Opinion: Does Christianity condemn abortion? That’s not what the Bible says
Michael Coren is an ordained author in the Anglican Church of Canada.
Last week’s U.S. Supreme Court decision overturning Roe v. Wade was, in some ways, inevitable once the bench became so heavy with conservatives. Or, more specifically, conservative Christians. Because, despite their best efforts to present their arguments as purely based on law and precedent, it is abundantly clear that the judicial passion for abortion is rooted in Catholic and evangelical dogma.
Indeed, the issue has become something of a litmus test for the Christian right. Religious orthodoxy is not enough: the great inquisitorial filter is where someone takes a position on abortion. A qualified response, regretting the need but defending the right, will not suffice.
Which is shocking on several levels. The Christian faith is not a moral thermometer, with individual temperatures tested and boxes ticked. It is a lifelong journey of discovery, a relationship with the creator, a permanent revolution of evolving and stimulating love. Scripture is a living text, and far too important to ever be taken literally – that was never its purpose. It’s biography and poetry, history and metaphor, inspired and in need of understanding and context.
The Bible simply provides no absolutes on abortion, which even conservative Christians once believed. A 1968 meeting organized by the Christian Medical Society and Christianity Today magazine, for example, refused to condemn abortion as a sin and said it should be considered in the light of “individual health, well- family and social responsibility”. These comments would be considered heretical in similar circles today.
Biblical cherry picking is inherently reductive, and the idea that scriptural references can be used as political cudgels is downright offensive. Even so, the usual gang of quotes must be countered.
Genesis says, “Whoever sheds the blood of a human, by a human that person’s blood will be shed; for in his own image, God created mankind. There is an academic consensus that it concerns adults who commit murder and has nothing to do with abortion.
Next comes Jeremiah. “Before forming you in the womb, I knew you, and before your birth, I consecrated you; I have appointed you a prophet of the nations. The point, however, is that this is theology, not biology. Written around 600 BC. AD, long before the development of the fetus was understood, the phrasing is meant to point to someone as special and different from others, predestined by God for a specific purpose.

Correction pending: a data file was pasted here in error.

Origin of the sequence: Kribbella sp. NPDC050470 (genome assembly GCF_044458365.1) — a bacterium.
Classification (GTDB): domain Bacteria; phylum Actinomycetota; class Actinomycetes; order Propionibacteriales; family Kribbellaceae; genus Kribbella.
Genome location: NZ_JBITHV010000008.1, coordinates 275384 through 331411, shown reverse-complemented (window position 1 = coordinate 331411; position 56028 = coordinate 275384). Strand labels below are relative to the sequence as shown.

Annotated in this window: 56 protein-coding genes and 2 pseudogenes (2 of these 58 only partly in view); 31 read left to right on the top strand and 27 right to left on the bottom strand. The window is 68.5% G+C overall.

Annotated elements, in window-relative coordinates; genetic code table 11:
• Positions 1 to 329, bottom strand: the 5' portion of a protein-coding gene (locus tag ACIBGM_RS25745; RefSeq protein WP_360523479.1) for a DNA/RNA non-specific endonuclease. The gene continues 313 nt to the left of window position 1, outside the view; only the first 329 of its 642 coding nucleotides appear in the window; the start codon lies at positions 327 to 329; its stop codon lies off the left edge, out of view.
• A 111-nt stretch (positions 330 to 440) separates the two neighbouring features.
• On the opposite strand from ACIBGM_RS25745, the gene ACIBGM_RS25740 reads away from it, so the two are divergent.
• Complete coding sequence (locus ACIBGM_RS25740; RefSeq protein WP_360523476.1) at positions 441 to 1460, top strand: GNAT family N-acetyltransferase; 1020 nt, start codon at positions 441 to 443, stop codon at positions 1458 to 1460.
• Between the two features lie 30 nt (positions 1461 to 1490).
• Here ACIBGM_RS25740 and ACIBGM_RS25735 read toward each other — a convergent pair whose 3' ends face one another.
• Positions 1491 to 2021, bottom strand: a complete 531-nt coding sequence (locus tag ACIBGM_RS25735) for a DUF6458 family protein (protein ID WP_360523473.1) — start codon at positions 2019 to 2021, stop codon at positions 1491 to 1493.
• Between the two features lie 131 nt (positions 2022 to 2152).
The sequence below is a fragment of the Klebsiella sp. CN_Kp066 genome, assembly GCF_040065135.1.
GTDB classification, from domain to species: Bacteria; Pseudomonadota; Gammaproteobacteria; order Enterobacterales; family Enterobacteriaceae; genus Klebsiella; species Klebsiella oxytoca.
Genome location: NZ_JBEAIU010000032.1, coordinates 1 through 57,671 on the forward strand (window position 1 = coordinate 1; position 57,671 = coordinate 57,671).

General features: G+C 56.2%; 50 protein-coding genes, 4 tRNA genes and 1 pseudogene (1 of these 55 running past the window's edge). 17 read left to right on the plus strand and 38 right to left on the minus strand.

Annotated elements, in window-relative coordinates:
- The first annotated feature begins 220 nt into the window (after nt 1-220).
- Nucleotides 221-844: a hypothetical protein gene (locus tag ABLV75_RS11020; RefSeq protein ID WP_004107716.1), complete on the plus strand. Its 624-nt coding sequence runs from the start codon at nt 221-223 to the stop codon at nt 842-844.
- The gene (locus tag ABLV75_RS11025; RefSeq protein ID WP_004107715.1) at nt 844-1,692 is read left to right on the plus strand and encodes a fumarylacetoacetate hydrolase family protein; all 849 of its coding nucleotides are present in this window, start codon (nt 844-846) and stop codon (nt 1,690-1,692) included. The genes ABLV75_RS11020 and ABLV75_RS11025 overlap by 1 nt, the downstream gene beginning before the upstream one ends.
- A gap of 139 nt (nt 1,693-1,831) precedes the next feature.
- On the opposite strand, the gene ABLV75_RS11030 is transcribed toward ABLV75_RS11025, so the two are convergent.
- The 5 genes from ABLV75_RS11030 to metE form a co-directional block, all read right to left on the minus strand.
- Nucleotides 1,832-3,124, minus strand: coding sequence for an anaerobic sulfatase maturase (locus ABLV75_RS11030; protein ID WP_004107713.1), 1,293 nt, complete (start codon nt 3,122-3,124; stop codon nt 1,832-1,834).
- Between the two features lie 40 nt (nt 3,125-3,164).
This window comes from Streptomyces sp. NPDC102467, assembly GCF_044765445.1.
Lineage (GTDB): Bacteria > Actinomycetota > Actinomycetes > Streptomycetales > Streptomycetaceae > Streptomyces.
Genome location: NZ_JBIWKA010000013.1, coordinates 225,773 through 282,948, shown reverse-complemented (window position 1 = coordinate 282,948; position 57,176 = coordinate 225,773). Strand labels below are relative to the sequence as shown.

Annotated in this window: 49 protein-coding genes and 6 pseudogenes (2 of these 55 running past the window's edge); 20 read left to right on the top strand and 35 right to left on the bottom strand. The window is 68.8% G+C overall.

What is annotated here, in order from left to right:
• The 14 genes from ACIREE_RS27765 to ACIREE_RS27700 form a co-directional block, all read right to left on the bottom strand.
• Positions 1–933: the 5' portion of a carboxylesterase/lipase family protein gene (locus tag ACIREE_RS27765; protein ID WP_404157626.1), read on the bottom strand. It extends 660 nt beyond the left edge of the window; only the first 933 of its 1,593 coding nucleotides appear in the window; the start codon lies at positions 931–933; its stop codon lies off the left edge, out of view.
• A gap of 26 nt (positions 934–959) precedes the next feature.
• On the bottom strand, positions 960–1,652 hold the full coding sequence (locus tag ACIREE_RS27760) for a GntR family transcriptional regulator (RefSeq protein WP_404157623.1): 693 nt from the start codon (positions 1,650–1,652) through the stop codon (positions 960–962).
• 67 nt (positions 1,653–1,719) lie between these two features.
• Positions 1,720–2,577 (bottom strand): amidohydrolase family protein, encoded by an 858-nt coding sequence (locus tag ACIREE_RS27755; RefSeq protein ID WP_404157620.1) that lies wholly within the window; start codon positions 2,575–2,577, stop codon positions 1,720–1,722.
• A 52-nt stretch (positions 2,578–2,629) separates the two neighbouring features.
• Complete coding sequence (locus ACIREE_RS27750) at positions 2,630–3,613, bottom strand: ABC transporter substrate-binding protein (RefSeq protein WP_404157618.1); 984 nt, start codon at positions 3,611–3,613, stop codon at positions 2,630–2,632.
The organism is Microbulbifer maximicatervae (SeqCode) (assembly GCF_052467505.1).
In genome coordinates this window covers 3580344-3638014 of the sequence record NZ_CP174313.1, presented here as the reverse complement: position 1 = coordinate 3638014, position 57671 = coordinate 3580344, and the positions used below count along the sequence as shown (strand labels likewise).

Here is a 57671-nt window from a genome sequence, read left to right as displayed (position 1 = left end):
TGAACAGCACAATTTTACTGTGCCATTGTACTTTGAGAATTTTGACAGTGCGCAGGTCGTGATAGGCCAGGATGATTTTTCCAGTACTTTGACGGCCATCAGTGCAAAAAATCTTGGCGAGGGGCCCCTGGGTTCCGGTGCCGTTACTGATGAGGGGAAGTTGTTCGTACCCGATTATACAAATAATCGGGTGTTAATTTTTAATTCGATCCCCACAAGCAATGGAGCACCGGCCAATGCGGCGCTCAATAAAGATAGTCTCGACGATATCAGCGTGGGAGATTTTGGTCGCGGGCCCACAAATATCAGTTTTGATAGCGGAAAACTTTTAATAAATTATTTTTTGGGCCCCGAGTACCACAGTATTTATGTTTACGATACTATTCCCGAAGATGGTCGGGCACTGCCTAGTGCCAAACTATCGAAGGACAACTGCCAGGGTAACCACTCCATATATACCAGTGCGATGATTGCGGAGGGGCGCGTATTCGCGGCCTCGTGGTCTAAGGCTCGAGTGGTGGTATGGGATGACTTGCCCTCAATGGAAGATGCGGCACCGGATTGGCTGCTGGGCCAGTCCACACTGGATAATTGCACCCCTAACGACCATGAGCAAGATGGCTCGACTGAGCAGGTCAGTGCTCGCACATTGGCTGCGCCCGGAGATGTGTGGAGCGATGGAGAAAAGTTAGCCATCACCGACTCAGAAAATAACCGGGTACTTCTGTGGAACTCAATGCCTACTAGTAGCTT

Psalm 139 has a similar intent. “For it is you who formed my inner parts; you welded me together in my mother’s womb. I praise you, for I am terribly and wonderfully made. The lyrical rhythms of scriptural poetry are particularly evident in the psalms, but be careful with them: taken literally, they can be terribly bloodthirsty and violent. This is King David explaining his fear of the omnipresence of God. And by the way, this monarch had eight wives.
The New Testament story of Elizabeth, mother of John the Baptist, meeting Mary, mother of Jesus, is one of the most well-known and beloved of the Gospels. “When Elizabeth heard Mary’s greeting, the child jumped in her womb. And Elizabeth was filled with the Holy Spirit.
Saint Luke’s use of the Greek language was far more complex and mature than that of the other three evangelists, and in this case it is obviously symbolic. If he had wanted to refer to science rather than prophecy, he would have used much less flowery and vague vocabulary. Especially since he was perhaps a doctor.
Abortion was hardly unknown in the ancient world, and what is surprising is how rarely, rather than often, it is mentioned in the Bible. Yet some of these references don’t actually support the pro-life position at all. Exodus depicts a scene where a miscarriage occurs during a fight. The sanction is a fine, decided by the husband of the injured woman. If there is “other harm”, the penalty is “life for life, eye for eye, tooth for tooth, hand for hand, foot for foot, burn for burn, wound for wound, bruise for bruise”, implying that an unborn child is not equal to a human life.
Numbers, 5, concerning a woman accused of adultery is deeply disturbing. She is brought to a priest and given a potion to drink. If she’s innocent, nothing will happen. But if she is guilty, “the curse enters your bowels and makes your belly sink, your uterus falls!” It is described as being ordained by God and clearly involves abortion. As I said, unwavering biblical pedantry can be extremely dangerous.
But in the final analysis, it is not about texts at war but about justice, equality and compassion. Abortion rates fall when contraceptives are made freely available, modern sex education is taught, paternity payments are enforced, women are empowered, childcare is universal, and poverty is fought. It is this, and not a cruel prohibition, that should be the genuine Christian response.
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